Catherine Mabon welcomed members and visitors to the February meeting before introducing Margaret and Richard Pederson who gave a talk on the restoration of St Aidan’s Church and their

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plans for the future.Jenny Flannigan gave the vote of thanks.Arrangements were made for the World Day of Prayer in March.

Coffee morning

Morebattle Games’ annual coffee morning will be held in the village hall on February 13 at 10.30am.


Coffee morning

The Holm Show committee held a coffee morning in the village hall, realising £532. The AGM is on February 23 and the next event is a quiz night on February 27.



Members welcomed Kate Hankey (Making & Mending) to the latest meeting where she demonstrated cushion making and shared sewing tips. Kate also brought along cards for sale which she had made from some of her fabrics. Competition – heart-shaped object – 1, Sylvia Thomson; 2, Lynn Kellet; 3, Evelyn Cramer. Next meeting is on February 17 when a Scottish Borders Council representative will talk about Safer Communities. Competition – a gingerbread.


Antiquarian society

The next meeting will take place on Wednesday, February 17. The gathering begins at 7.30pm in Selkirk Parish Church hall when Walter Elliot presents “Geology, Archaeology and History of Ettrick and Yarrow”. All welcome. The society offers many different topics in an informal setting and further syllabus information can be found at www.selkirkshireantiquariansociety.co.uk.

st boswells


The next social get-together will be on Thursday, February 18, from 7.30-9.30pm in the village hall’s upper room. All welcome. The subject is Eildon Rings (s). One can bring prose/poetry, however loosely connected to the subject, but it’s not compulsory.



At the February meeting, Erica Smith showed members how to make gift bags before they embarked on some creative colouring. Jean McDermid gave the vote of thanks. Competitions – colouring in – 1, Yvonne Wood; 2, Tanya Campbell; 3, Margaret Mitchell; favourite pen – 1, Yvonne Wood; 2, Janine Wilson; 3, Jean McDermid. The raffle was won by Frances Rogers. The next meeting will be on Wednesday, March 2, at 7.30pm in the village hall when Emma Emerson will talk about spring planting.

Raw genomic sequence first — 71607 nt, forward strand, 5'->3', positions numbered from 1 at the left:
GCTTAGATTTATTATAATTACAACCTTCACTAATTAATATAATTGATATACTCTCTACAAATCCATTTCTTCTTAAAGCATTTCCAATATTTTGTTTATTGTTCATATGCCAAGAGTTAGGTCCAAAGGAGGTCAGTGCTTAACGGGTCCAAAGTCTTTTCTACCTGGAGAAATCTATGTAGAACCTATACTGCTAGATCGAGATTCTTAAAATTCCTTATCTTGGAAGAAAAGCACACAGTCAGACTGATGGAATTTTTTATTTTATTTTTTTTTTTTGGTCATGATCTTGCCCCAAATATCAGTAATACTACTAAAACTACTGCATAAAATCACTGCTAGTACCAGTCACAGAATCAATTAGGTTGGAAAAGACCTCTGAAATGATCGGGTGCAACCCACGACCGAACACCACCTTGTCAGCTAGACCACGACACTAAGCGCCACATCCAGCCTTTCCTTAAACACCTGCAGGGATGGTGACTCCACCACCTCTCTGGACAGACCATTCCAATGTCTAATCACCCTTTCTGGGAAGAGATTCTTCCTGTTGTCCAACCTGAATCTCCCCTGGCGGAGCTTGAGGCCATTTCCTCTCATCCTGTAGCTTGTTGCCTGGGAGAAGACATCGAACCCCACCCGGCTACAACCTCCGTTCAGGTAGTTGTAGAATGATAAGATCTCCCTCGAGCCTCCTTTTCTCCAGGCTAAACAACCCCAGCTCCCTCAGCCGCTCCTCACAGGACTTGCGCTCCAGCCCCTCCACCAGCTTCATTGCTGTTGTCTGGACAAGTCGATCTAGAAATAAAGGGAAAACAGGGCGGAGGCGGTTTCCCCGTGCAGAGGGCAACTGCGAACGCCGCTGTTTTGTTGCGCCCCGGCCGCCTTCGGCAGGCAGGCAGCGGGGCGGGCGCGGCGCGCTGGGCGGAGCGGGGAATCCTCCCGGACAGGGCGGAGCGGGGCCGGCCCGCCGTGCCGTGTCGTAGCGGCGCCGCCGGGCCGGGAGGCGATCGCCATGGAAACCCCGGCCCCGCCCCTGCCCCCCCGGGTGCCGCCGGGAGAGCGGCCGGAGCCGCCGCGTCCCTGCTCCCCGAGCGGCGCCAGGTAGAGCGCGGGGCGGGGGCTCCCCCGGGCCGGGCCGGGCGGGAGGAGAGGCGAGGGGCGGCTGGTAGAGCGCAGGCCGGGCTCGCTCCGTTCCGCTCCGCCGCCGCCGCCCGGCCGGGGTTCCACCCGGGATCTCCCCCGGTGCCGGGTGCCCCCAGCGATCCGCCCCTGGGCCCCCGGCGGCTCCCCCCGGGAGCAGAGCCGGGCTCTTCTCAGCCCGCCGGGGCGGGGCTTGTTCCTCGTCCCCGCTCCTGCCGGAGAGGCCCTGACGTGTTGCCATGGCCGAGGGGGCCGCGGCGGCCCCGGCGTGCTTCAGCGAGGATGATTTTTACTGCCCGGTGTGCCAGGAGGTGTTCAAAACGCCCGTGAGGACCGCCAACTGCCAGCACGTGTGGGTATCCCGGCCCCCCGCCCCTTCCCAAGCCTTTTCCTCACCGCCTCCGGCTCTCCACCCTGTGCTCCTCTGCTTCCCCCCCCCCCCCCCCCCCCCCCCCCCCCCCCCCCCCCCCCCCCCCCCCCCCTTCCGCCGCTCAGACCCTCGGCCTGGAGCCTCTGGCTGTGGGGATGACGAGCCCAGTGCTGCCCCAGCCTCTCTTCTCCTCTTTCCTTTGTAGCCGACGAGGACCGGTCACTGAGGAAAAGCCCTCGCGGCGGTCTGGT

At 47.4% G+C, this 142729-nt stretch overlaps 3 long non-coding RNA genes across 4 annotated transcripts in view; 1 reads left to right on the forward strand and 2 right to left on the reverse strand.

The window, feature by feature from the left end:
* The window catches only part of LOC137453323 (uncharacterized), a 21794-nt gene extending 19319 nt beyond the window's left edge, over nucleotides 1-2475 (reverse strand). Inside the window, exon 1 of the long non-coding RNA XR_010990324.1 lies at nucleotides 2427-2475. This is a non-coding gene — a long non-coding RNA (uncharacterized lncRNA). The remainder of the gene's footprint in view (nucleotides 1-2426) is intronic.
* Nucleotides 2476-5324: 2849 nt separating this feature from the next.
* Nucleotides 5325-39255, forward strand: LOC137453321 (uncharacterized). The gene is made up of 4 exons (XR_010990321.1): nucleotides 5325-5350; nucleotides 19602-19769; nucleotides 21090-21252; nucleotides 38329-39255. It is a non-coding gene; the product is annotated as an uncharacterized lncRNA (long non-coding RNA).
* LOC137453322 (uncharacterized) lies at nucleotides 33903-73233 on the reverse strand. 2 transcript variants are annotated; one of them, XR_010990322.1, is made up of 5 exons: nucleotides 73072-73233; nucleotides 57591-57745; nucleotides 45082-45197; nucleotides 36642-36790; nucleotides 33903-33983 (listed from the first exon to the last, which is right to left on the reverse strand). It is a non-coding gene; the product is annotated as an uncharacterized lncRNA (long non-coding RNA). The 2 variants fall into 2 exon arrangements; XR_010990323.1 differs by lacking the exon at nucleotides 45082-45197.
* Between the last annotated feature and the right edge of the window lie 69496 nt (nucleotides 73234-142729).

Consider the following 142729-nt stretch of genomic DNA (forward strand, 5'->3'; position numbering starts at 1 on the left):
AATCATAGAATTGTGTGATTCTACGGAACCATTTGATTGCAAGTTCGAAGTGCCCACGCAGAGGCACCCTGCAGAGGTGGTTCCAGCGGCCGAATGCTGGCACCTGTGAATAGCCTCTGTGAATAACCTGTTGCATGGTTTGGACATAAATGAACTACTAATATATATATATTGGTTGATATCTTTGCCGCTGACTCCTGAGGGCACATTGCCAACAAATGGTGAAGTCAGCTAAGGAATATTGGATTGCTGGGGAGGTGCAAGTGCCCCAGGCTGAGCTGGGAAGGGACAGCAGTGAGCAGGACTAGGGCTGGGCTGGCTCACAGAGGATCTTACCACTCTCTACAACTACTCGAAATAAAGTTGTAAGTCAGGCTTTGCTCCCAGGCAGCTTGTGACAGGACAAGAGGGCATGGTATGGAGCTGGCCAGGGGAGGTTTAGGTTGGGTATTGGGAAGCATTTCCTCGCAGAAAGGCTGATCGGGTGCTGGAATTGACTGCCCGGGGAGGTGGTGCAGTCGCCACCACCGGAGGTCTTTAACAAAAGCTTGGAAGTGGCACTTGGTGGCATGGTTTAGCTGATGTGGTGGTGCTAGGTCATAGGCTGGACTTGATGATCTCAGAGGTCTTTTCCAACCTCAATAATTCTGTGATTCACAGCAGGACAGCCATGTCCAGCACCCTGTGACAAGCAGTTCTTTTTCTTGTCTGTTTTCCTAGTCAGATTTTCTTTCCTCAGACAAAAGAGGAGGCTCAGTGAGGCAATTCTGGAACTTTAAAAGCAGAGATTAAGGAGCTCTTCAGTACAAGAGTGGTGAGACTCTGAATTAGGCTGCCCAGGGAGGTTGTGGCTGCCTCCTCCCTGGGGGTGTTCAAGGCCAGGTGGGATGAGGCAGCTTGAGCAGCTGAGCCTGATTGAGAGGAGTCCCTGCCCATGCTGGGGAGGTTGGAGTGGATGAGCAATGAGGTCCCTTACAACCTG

Conflicts talk

Stow St Mary of Wedale and Heriot Parish Church Tuesday Fellowship Group is hosting a talk by the Reverend Barry Hughes on Tuesday, February 16, in the Stow church. Proceedings get under way at 2pm. The subject of his slide presentation will be his recent visit to the centres dealing with displaced people from the conflicts in Iraq and Syria. Mr Hughes was supporting the charity “Open Doors” which in particular supports persecuted Christians caught up in Middle East conflicts. All welcome and there will also be and opportunity to speak to Mr Hughes.



The service in Traquair Kirk on February 14 starts at 10am.



The next service in the Public Hall will be on February 21 at 10am.



Dougie Methven delivered a talk and slide show on the landscape, flora and fauna of Selkirkshire through the seasons. Competitions – winter scene Christmas card – 1, Margaret Glendinning; 2, Shirley McDonald; mince pies – 1, Linda Bradshaw; 2, Margaret Robinson. The raffle was won by Jean Scott.

Whist drive

Yarrowford SWI whist drive will be held in Yarrowford Hall on February 16 at 7.30pm. All welcome.

Quiz night

Yarrowford Village Hall is hosting a quiz night on Saturday, February 20 (7.30pm) – £10 per team.



Tickets for Aladdin on February 12 and 13 are on sale in the village shop.


On February 16 at 10.30am in Wauchope Hall, local resident Jim Cockburn will give a talk on working with wood. Competition – a fourth wooden object. New members welcome.

Quiz night

The Plough Hotel hosts a quiz night on February 17 at 8pm. Proceeds to Alzheimer’s Scotland.


A bingo night session will be held in Wauchope Hall on Thursday, February 18, at 7pm. Proceeds to Yetholm Primary School

Dog fouling

Dog fouling continues to be a problem. The Wall Roadie leading to The Haugh is becoming difficult to walk down due to the amount of fouling. Signs have been erected, but were removed within 24 hours. Offenders can be reported to Scottish Borders Council.